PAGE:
Become a member and get exclusive access to articles, live sessions and more!
Start Your Free Trial

This is the 1st of your 3 free articles

Become a member for unlimited website access and more.

FREE TRIAL Available!

Learn More

Already a member? Sign in to continue reading

Frisell, Clarke, Hiromi and Spectrum Road at the 2012 Montreal Jazz Festival

Russ Davis of MOJA Radio on four special performances from the noted festival

Hiromi with Stanley Clarke
Spectrum Road

On Thursday, the 28th of June, the 33rd Montreal Jazz Festival had already begun with the first of the hundreds of free, outdoor shows which start at about 2 to 4 PM, each afternoon by the time I made my way inside the Club Soda to attend my first show at 6 PM to hear eclectic guitarist Bill Frisell who has lately chosen to tour his salute to John Lennon titled All We Are Saying! As soon as I enter the dark, multi-level space I notice the makeup of the crowd and it strikes me that this is the same audience that would show up if John Lennon himself were performing. There are 50 and 60-somethings, some with Beatle and John Lennon t-shirts, and only a sprinkling of 20 or 30-somethings who were probably coaxed to come along with Mom & Dad to help them celebrate some of the great music of their lives, the songs of John Lennon as performed by one of the greats of modern jazz guitar.

Bill and his fab four of Kenny Wollesen on drums, Tony Scherr on bass and Greg Leisz on steel guitar, choose to start the show on a slower, more mystical note with three songs that show the deep, gentle side of Lennon’s music. The set starts with “Across The Universe,” “Beautiful Boy,” and “You’ve Got To Hide Your Love Away.” The crowd is relaxed and appreciative, responding with glee each time a familiar melody is established. I can’t help but think that Bill is presenting John Lennon as the “Mystical Beatle” equal to George Harrison with these song choices, arrangements and considering how the dreamy twang of the steel guitar blends with Frisell’s playing to create this spacey quality. Then the tempo picks up with songs like “Please, Please Me,” and a rousing version of “Come Together” that is the peak of the show for me. The crowd would not let the band leave for very long until they agreed to an encore at which time Frisell said “There are so many of these songs, it’s crazy.” The crowd calls out for specific tunes that they haven’t heard so far and the band rips into a couple then leave the stage to thunderous applause and a standing ovation. A splendid time was had by all!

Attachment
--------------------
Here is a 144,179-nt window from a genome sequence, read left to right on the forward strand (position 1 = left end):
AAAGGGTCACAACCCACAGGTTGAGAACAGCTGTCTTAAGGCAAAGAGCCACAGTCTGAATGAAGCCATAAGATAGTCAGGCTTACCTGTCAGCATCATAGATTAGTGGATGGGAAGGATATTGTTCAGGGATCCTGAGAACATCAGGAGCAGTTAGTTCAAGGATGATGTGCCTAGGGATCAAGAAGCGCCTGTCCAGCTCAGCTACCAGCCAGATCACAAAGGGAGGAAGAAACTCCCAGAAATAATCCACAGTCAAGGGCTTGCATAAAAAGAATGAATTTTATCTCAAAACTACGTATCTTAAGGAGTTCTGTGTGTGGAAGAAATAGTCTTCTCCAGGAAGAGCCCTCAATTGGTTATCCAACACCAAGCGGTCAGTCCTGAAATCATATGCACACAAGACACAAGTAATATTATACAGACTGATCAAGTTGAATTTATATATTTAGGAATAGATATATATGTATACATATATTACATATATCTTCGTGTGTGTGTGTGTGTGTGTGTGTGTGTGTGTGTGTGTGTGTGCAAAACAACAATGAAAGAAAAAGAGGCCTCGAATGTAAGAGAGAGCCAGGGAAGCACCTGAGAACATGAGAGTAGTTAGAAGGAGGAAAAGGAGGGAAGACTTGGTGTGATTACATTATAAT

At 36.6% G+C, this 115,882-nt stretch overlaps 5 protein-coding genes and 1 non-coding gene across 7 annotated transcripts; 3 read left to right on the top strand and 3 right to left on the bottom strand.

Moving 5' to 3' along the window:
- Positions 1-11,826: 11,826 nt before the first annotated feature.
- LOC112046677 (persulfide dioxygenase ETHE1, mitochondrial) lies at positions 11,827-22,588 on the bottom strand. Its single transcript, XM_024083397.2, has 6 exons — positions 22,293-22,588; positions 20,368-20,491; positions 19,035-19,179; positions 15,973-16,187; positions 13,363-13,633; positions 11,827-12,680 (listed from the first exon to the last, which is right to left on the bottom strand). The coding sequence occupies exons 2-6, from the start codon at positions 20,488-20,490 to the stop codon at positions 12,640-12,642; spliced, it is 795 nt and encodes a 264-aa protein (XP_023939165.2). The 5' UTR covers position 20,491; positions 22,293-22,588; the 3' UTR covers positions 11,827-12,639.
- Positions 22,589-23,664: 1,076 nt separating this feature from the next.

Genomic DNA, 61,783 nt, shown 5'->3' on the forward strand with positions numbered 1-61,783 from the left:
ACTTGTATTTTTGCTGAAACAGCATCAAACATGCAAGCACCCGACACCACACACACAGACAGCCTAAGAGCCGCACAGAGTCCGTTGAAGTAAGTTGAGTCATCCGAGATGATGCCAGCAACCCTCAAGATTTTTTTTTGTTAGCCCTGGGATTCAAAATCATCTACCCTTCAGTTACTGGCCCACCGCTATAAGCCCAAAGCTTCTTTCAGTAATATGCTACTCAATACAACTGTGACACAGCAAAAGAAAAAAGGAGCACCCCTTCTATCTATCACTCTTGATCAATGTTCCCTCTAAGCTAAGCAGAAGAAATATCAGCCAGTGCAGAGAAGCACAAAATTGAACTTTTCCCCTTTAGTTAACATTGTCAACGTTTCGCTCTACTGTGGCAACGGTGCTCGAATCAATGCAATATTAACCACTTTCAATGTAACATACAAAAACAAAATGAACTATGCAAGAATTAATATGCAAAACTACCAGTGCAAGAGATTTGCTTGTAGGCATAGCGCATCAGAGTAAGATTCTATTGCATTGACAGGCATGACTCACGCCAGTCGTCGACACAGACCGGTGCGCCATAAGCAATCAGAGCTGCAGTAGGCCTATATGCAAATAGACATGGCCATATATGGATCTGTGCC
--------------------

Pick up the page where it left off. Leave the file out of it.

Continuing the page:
After “Mr. Frisell Meets The Beatle” I’m off to the Place des Artes and one of the beautiful venues in the complex, The Theatre Jean-Duceppe, to hear the first of four different shows in a row featuring Stanley Clarke who was invited to put together these performances of his own choice in the festival’s “Invitation Series.” Stanley has become quite a regular in Montreal and won the prestigious Miles Davis Award last year while playing with the Return To Forever IV tour at last year’s festival. His first show features an acoustic duo of Clarke and his current piano partner in his Stanley Clarke Band, the brilliant, young Japanese-born pianist Hiromi Uehara. I had actually flown in with Hiromi on the same flight from New York and struck up a quick conversation with her once we arrived and boarded a festival shuttle for the city centre. She seemed a bit subdued behind shades and a big, floppy hat and wasn’t ready for too much small talk much less an interview, but when asked what the set-list might be for the show later she simply said “I have no idea.” I should not have been worried as these two have created an incredible musical association in the past few years which, according to Stanley, was almost instantaneous in nature.